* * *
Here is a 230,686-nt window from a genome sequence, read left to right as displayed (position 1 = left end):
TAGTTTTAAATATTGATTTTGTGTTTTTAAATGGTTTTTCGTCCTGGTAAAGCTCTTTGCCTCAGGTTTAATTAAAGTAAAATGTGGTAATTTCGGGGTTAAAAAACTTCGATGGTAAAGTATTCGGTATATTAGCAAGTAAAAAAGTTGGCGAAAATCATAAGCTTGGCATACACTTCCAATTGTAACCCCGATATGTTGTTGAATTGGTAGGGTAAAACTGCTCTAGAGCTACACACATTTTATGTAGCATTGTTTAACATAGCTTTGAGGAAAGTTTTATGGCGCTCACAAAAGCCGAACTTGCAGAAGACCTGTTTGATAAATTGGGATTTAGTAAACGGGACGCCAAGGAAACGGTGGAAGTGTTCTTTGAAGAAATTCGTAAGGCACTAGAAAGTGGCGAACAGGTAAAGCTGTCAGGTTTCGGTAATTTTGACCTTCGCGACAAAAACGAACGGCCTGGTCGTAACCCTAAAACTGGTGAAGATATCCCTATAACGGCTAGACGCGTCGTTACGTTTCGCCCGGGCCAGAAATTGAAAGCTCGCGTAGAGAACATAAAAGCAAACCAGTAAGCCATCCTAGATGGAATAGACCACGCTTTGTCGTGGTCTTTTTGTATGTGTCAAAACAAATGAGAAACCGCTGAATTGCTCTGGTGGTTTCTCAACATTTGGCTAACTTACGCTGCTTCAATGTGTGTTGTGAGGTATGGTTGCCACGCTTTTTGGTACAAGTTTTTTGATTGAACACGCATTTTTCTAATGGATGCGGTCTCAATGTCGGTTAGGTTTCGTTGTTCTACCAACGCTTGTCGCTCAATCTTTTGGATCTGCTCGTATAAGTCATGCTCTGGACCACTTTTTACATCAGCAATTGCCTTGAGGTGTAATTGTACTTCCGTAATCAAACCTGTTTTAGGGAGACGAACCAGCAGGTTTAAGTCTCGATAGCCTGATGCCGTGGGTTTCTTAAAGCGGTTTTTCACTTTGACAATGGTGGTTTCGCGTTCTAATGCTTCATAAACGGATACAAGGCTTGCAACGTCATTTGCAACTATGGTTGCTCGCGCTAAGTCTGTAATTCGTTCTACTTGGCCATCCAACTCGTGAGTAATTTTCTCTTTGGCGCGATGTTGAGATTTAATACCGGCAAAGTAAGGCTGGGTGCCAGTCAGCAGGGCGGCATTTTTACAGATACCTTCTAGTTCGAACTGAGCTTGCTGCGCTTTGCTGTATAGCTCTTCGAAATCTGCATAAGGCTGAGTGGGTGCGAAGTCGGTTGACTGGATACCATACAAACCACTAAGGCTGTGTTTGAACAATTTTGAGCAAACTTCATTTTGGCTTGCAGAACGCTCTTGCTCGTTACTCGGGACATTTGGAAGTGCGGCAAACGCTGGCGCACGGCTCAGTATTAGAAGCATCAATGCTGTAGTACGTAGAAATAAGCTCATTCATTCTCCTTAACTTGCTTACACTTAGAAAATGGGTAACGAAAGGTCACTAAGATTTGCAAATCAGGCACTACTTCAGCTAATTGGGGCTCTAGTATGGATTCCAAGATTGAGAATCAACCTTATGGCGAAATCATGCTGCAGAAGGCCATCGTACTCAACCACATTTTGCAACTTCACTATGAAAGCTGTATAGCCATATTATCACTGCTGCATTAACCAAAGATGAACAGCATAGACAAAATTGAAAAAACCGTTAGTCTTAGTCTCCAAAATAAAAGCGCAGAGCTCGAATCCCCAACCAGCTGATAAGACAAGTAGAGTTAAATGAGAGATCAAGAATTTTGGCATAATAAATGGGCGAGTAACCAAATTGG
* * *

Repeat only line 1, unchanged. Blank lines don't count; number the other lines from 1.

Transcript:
Here is a 230,686-nt window from a genome sequence, read left to right as displayed (position 1 = left end):